Exercise 51

x416 x 4 16

Solution

( x 2 +4 )( x+2 )( x2 ) ( x 2 +4 )( x+2 )( x2 )

Exercise 52

2a b 3 a 3 b 2a b 3 a 3 b

Exercise 53

a 4 b 4 a 4 b 4

Solution

( a 2 + b 2 )( a+b )( ab ) ( a 2 + b 2 )( a+b )( ab )

Exercise 54

a 16 b 4 a 16 b 4

Exercise 55

x 12 y 12 x 12 y 12

Solution

( x 6 + x 6 )( x 3 + y 3 )( x 3 y 3 ) ( x 6 + x 6 )( x 3 + y 3 )( x 3 y 3 )

Exercise 56

a 2 c9 c a 2 c 9 c

Exercise 57

a 3 c 2 25a c 2 a 3 c 2 25a c 2

Solution

a c 2 ( a+5 )( a5 ) a c 2 ( a+5 )( a5 )

Exercise 58

a 4 b 4 c 2 d 2 36 x 2 y 2 a 4 b 4 c 2 d 2 36 x 2 y 2

Exercise 59

49 x 2 y 4 z 6 64 a 4 b 2 c 8 d 10 49 x 2 y 4 z 6 64 a 4 b 2 c 8 d 10

Solution

( 7x y 2 z 3 +8 a 2 b c 4 d 5 )( 7x y 2 z 3 8 a 2 b c 4 d 5 ) ( 7x y 2 z 3 +8 a 2 b c 4 d 5 )( 7x y 2 z 3 8 a 2 b c 4 d 5 )

For the following problems, factor, if possible, the trinomials.

Exercise 60

x 2 +8 x+16 x 2 8 x 16

Exercise 61

x 2 +10 x+25 x 2 10 x 25

Solution

( x+5 ) 2 ( x+5 ) 2

Exercise 62

a 2 +4 a+4 a 2 4 a 4

Exercise 63

a 2 +12 a+36 a 2 12 a 36

Solution

( a+6 ) 2 ( a+6 ) 2

Exercise 64

b 2 +18 b+81 b 2 18 b 81

Exercise 65

y 2 +20 y+100 y 2 20 y 100

Solution

( y+10 ) 2 ( y+10 ) 2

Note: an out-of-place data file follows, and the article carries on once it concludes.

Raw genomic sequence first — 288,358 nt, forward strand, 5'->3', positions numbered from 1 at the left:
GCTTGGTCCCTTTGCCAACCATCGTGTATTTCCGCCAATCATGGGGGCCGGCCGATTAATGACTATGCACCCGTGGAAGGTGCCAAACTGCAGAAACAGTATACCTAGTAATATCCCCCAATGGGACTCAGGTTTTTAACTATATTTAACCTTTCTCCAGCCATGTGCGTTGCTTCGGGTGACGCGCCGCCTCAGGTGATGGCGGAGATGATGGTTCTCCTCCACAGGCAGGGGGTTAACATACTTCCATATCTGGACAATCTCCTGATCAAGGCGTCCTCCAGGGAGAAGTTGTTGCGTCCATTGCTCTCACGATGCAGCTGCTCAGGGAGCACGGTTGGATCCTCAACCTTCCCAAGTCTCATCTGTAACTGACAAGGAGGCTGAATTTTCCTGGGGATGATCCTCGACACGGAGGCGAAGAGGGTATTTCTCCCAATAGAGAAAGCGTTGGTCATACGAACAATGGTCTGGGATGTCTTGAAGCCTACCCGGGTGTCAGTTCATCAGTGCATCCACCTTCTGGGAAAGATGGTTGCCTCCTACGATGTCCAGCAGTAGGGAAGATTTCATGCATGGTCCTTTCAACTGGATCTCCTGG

Exercise 66

c 2 +6 c+9 c 2 6 c 9

Exercise 67

a 2 4 a+4 a 2 4 a 4

Solution

( a2 ) 2 ( a2 ) 2

Exercise 68

b 2 6 b+9 b 2 6 b 9

Exercise 69

x 2 10 x+25 x 2 10 x 25

Solution

( x5 ) 2 ( x5 ) 2

Exercise 70

b 2 22 b+121 b 2 22 b 121

Exercise 71

a 2 24 a+144 a 2 24 a 144

Solution

( a12 ) 2 ( a12 ) 2

Exercise 72

a 2 +2 a+1 a 2 2 a 1

Exercise 73

x 2 +2 x+1 x 2 2 x 1

Solution

( x+1 ) 2 ( x+1 ) 2

Exercise 74

x 2 2 x+1 x 2 2 x 1

Exercise 75

b 2 2 b+1 b 2 2 b 1

Solution

( b1 ) 2 ( b1 ) 2

Exercise 76

4 a 2 +12 a+9 4 a 2 12 a 9

Exercise 77

9 x 2 +6 x+1 9 x 2 6 x 1

Solution

( 3x+1 ) 2 ( 3x+1 ) 2

Exercise 78

4 x 2 +28 x+49 4 x 2 28 x 49

Exercise 79

16 a 2 24 a+9 16 a 2 24 a 9

Solution

( 4a3 ) 2 ( 4a3 ) 2

Exercise 80

25 a 2 20 a+4 25 a 2 20 a 4

Exercise 81

9 x 2 +6 x y+ y 2 9 x 2 6 x y y 2

Solution

( 3x+y ) 2 ( 3x+y ) 2

Exercise 82

16 x 2 +24 x y+9 y 2 16 x 2 24 x y 9 y 2

Exercise 83

36 a 2 +60 a b+25 b 2 36 a 2 60 a b 25 b 2

Solution

( 6a+5b ) 2 ( 6a+5b ) 2

Exercise 84

4 x 2 12 x y+9 y 2 4 x 2 12 x y 9 y 2

Exercise 85

12 a 2 60 a+75 12 a 2 60 a 75

Solution

3 ( 2a5 ) 2 3 ( 2a5 ) 2

Exercise 86

16 x 2 +8 x+1 16 x 2 8 x 1

Exercise 87

32 x 2 +16 x+2 32 x 2 16 x 2

Solution

2 ( 4x+1 ) 2 2 ( 4x+1 ) 2

Exercise 88

x 2 +x+1 x 2 x 1

Exercise 89

4 a 2 +a+9 4 a 2 a 9

Solution

not factorable

Exercise 90

9 a 2 21 a+49 9 a 2 21 a 49

Exercise 91

x 5 +8 x 4 +16 x 3 x 5 8 x 4 16 x 3

Solution

x 3 ( x+4 ) 2 x 3 ( x+4 ) 2

Exercise 92

12 a 3 b-48 a 2 b 2 +48a b 3 12 a 3 b-48 a 2 b 2 +48a b 3

EXERCISES FOR REVIEW

Exercise 93

((Reference)) Factor ( m3 ) x( m3 ) y ( m 3 ) x ( m 3 ) y .

Solution

( m3 )( xy ) ( m3 )( xy )

Exercise 94

((Reference)) Factor 8 x m+16 x n+3 y m+6 y n 8x m 16 x n 3 y m 6 yn by grouping.